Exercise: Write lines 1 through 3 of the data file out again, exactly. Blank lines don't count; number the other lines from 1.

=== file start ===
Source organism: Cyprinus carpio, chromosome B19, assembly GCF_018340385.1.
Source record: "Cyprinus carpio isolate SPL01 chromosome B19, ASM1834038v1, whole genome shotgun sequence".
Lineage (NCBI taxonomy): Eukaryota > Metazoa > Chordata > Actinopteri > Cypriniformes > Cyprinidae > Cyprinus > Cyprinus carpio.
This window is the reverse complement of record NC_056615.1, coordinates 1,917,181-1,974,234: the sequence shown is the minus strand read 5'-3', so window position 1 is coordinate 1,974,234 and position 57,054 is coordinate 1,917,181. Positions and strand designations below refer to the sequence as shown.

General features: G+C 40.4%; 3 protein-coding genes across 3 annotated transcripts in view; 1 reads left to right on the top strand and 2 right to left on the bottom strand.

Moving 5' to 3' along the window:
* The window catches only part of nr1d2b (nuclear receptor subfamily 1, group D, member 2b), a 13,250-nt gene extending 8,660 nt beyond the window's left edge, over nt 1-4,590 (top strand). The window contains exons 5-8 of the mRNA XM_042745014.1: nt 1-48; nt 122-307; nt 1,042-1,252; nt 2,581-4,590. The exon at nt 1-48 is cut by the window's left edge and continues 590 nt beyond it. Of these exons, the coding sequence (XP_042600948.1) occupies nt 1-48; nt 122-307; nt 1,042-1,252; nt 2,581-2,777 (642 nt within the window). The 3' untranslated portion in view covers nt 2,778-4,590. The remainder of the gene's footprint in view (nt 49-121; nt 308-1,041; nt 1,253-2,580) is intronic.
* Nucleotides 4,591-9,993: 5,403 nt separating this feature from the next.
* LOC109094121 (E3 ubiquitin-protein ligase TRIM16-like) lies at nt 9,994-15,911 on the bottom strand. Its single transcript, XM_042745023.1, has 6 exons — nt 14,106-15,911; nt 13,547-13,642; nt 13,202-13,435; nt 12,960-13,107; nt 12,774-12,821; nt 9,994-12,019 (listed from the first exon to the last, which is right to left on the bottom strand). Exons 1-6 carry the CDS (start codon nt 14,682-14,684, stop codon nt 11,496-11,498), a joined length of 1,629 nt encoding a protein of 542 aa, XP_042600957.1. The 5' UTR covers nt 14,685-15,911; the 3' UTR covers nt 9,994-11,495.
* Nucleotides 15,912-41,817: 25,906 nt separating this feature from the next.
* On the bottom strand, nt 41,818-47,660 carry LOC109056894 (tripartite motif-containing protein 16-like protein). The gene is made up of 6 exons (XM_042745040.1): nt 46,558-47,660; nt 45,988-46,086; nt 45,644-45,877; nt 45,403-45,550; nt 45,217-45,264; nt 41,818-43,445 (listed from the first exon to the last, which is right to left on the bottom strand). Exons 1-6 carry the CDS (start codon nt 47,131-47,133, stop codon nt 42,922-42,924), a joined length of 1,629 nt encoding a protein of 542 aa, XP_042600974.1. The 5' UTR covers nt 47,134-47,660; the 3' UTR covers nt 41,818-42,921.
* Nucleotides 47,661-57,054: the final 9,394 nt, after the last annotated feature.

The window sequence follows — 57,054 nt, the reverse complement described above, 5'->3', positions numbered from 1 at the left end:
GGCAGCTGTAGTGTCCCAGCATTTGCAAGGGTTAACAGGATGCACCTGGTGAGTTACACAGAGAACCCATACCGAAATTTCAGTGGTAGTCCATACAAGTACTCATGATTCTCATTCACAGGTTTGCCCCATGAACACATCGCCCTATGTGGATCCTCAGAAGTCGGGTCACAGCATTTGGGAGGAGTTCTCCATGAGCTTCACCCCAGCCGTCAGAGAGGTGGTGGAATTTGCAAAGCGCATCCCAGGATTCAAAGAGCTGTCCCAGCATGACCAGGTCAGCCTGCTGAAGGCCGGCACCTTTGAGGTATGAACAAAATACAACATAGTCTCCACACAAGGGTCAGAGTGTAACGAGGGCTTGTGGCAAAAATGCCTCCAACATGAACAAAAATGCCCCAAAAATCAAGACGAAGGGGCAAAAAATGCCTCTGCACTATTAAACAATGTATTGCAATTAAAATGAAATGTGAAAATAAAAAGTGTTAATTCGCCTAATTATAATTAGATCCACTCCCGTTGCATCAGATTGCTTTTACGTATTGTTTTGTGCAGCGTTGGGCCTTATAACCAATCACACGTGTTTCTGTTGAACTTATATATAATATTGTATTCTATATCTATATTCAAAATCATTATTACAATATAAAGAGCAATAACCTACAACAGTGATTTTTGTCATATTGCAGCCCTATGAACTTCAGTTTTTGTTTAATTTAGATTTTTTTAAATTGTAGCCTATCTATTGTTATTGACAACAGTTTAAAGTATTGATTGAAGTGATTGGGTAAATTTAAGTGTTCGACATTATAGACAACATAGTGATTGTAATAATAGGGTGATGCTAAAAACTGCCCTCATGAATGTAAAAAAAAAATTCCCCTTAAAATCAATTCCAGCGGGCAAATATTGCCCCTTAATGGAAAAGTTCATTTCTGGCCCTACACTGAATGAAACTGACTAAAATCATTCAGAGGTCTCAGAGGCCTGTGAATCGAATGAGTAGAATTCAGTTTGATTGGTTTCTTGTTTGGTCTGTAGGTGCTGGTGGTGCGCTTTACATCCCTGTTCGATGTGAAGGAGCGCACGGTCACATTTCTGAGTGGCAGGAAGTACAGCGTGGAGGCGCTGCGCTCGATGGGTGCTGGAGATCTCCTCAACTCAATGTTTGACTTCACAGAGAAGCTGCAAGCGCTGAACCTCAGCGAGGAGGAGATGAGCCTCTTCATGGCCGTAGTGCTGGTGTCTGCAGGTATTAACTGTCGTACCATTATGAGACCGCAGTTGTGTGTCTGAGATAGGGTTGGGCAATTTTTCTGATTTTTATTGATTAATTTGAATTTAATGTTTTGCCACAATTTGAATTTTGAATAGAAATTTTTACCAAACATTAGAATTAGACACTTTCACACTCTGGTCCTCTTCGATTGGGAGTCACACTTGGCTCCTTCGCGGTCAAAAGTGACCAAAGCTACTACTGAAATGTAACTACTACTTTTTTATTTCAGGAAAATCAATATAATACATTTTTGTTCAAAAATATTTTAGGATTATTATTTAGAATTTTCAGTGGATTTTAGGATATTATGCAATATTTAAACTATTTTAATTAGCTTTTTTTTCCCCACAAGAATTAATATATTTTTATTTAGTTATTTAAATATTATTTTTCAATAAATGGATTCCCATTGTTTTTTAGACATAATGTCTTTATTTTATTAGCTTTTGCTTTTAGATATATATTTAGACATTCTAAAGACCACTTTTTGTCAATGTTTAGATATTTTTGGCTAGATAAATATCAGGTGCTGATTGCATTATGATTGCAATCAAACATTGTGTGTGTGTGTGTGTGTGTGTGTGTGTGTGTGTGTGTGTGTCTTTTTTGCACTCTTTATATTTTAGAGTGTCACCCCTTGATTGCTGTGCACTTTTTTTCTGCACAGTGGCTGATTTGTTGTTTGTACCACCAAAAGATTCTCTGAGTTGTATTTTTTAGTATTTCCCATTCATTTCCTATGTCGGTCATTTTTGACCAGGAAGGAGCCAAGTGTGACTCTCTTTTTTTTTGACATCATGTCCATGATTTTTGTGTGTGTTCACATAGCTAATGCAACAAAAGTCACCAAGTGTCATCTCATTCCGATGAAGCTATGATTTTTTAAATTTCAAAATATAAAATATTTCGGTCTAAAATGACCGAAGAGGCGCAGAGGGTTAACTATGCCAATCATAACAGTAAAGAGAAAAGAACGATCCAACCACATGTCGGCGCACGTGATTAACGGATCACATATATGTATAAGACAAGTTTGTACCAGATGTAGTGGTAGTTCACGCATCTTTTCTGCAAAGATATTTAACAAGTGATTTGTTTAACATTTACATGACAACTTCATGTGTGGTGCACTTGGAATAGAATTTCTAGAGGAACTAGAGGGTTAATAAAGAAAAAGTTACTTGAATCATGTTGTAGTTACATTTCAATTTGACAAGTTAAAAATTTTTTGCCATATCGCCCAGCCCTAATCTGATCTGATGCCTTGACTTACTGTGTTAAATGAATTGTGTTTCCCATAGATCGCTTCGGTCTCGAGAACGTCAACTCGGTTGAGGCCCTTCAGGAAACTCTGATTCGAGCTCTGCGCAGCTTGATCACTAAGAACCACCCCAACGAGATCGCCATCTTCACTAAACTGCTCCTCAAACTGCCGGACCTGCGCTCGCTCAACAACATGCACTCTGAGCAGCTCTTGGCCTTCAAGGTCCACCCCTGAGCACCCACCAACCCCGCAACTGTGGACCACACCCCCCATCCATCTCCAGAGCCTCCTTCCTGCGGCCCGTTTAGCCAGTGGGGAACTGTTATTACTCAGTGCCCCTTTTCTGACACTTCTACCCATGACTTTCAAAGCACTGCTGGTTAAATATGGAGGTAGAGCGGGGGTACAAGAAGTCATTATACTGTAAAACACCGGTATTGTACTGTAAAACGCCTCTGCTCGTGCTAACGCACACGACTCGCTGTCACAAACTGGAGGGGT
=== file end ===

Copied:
Source organism: Cyprinus carpio, chromosome B19, assembly GCF_018340385.1.
Source record: "Cyprinus carpio isolate SPL01 chromosome B19, ASM1834038v1, whole genome shotgun sequence".
Lineage (NCBI taxonomy): Eukaryota > Metazoa > Chordata > Actinopteri > Cypriniformes > Cyprinidae > Cyprinus > Cyprinus carpio.